The Gibson Victory series was again all maple with state-of-the-art electronics, this time by Tim Shaw, but still aimed at expanding the range of sounds available from a Gibson. They were passive, save the Artist bass, and even that had a switchable passive mode. These guitars were designed at Kalamazoo, and a few early examples were built there, before production of this line moved to Nashville, at the end of 1981.

Finally in 1984 the Kalamazoo plant closed, and all electric guitar production moved to Nashville. In January 1986 Gibson was sold to it's current owners.

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1981 Gibson Rosetti catalogue (UK)
1981 Gibson Gibson Rosetti catalogue (UK) 20 pages, black and white with color front cover. In the middle of 1981, Rosetti took over distribution of the Gibson line in the UK. Rosetti were a very big name in Britain, having distributed Epiphone since at least 1963, as well as Hagstrom and others. This catalogue was produced at the tail end of 1981, and introduces a number of models to the UK, such as the MV-II, MV-X guitars and the Victory basses, the GGC-700 and the Flying V bass. Some of these models were so short-lived that they were actually never included in US brochures. The cover image (reproduced in part here) showed some of the earliest demonstration models, including a Victory with a highly unusual white scratchplate.
1981 Gibson Victory MV-II electric guitar
1981 Gibson Victory MV-II electric guitar A closer look at a 1981 Gibson Victory MV-II electric guitar. The Gibson Victory MV, or 'Multi-Voice' guitars had very wide tonal palettes; with coil-tapped humbuckers they could produce typical Gibson tones, but were also designed to 'out-Fender' Fender. Two models were launched in the summer of 1981. Whilst the MVX, was designed to do everything a Stratocaster could do, the MVII was 'primarily for the discerning country player' - placing it squarely against the Telecaster.
1982 Gibson loose-leaf publicity sheets
1982 Gibson loose-leaf publicity sheets Gibson produced a series of single sheet flyers in 1982, promoting some of their newer models (Victory bass and Multi-Voice guitars, Chet Atkins Classic Electric and the already best-selling Sonex-180 Deluxe), and a few classic reissues (30th anniversary Les Paul Standard and Heritage Flying V) - all of which were received with some applause at the 1982 Atlanta NAMM show. These flyers all contained one or more side-panel, that folded out with model specifications, but were also designed to be reproduced in guitar magazines of the time without the extra fold out.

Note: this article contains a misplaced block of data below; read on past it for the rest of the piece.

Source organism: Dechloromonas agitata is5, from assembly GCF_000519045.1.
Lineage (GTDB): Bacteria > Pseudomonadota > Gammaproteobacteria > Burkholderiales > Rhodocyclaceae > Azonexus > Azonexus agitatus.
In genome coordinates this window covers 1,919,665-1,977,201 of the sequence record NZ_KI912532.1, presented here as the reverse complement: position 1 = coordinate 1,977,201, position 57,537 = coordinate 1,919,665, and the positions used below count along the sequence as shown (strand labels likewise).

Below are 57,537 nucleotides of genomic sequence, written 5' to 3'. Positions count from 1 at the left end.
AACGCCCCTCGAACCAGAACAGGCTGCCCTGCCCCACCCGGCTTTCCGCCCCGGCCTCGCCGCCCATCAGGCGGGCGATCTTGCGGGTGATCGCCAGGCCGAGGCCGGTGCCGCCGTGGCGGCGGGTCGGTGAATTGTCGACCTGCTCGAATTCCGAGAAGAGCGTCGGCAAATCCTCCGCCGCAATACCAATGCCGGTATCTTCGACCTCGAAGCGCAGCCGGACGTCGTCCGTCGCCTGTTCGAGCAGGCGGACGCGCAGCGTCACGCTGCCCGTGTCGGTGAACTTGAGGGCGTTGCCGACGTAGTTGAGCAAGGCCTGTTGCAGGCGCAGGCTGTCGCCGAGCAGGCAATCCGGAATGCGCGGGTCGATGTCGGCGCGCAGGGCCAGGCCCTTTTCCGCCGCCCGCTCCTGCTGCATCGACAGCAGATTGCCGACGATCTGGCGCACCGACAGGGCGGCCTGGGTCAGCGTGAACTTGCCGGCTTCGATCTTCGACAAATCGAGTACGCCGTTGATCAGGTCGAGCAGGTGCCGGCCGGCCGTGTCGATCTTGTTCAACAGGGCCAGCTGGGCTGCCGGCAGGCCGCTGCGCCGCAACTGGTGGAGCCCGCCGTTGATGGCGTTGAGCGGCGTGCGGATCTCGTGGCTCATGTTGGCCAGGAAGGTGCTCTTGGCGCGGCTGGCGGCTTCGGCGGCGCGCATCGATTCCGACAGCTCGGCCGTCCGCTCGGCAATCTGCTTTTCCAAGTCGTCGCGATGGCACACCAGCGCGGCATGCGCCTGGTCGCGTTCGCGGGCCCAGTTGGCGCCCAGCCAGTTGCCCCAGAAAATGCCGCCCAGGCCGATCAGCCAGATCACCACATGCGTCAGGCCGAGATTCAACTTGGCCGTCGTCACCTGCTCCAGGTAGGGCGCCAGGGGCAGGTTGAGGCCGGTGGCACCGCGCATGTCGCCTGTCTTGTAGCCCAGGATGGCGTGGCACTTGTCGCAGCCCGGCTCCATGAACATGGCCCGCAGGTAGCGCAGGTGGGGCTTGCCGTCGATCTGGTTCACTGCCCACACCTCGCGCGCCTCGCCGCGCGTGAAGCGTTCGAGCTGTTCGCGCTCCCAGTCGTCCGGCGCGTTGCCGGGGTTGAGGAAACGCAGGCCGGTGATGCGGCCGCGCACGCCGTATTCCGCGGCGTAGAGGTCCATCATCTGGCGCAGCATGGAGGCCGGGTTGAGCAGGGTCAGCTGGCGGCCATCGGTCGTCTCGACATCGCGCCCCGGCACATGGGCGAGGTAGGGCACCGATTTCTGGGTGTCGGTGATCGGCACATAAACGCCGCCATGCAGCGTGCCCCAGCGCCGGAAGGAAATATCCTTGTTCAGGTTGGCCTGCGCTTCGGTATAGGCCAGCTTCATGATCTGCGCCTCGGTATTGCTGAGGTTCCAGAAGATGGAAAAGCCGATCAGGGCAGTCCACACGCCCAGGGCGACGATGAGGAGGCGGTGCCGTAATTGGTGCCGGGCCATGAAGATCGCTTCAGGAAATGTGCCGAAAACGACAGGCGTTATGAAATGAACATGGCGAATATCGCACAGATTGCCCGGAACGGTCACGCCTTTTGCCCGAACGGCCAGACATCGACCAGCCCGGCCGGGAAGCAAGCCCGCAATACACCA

1966 Selmer guitar catalogue
1966 Selmer guitar catalogue The 1965/1966 Selmer guitar catalogue contained guitars by a number of different makers imported for the UK market, the most numerous being German-made Hofner electrics, acoustics and basses. There is also a fairly large Gibson section, but it by no means contains all instruments produced under that brand at the time. Other instruments featured include guitars and basses by Hagstrom and Futurama, and Brazilian acoustic guitars by Giannini. 44 pages, with UK pricing in guineas.
1980 Gibson Sonex-180 Pre-Owners Manual
1981 Gibson Sonex pre-owners manual The Gibson Sonex series pre-owners 'manual' was produced for circulation in early summer 1981, along with nine other manuals representing different segments available from Gibson at that time. Rather than a manual in the conventional sense, it is actually a mini folder with three loose-leaf inserts with catalogue-style image and description, one each for the 180 Deluxe, 180 Custom, and a new model, the Sonex Artist. The Sonex-180 Standard was not included, having been dropped from the Gibson line earlier in 1981.

Vintage Gibson guitars for sale

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1960 reissue 2000 Gibson Les Paul Classic Honey Burst *FREE SHIPPING

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Current price: £295.00
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Current price: £16999.00

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Gibson 1959 ES-125T (Pre-Owned)

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Gibson Les Paul Classic 1960 Reissue Gold Top LP Goldtop

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Gibson 1958 Custom Shop Les Paul R8 (2001 Reissue) - Bargain - Can Deliver !!

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Gibson Sg 1961 Reissue plus original hardcase

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Gibson Les Paul 1958 reissue LPR8 R8 made in 2014 with original hardcase

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gibson 1959 reissue ROSIE

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There are 3 comments on this article so far. Add your comment
joe chaisson Comment left 3rd March 2012 10:10:59
i have a 1980 les paul gold top standard and i would like to know what it would be worth?
Lio Comment left 8th November 2013 10:10:16
I have a old Gibson L 3. The lable inside is not very clear but I think it has patented Feb 1st March 30, '06 also number 535/??. It was made in Kalamasoo Mich. The body is in perfect condition with all original parts. The turtle hand guard is so brittle and falling apart is the only part that is not good. The rest of the guitar has no scratch or wear. It has its original hard case in great condition. Just wondering about the price. I want to sell it. This was a gift I received from my late father-in-law. five years ago. I certainly need the money so I am trying to sell it. I will greatly appreciate your help. Thanks.
Jamie Moore Comment left 10th February 2014 06:06:32
This is great BUT no mention of Gibson Howard Roberts Custom. Would you have any info about how much one is worth or where to find out how much it's worth? Single pick-up, oval sound hole, great condition circa 1975 with Gibson hard shell case. Can you help??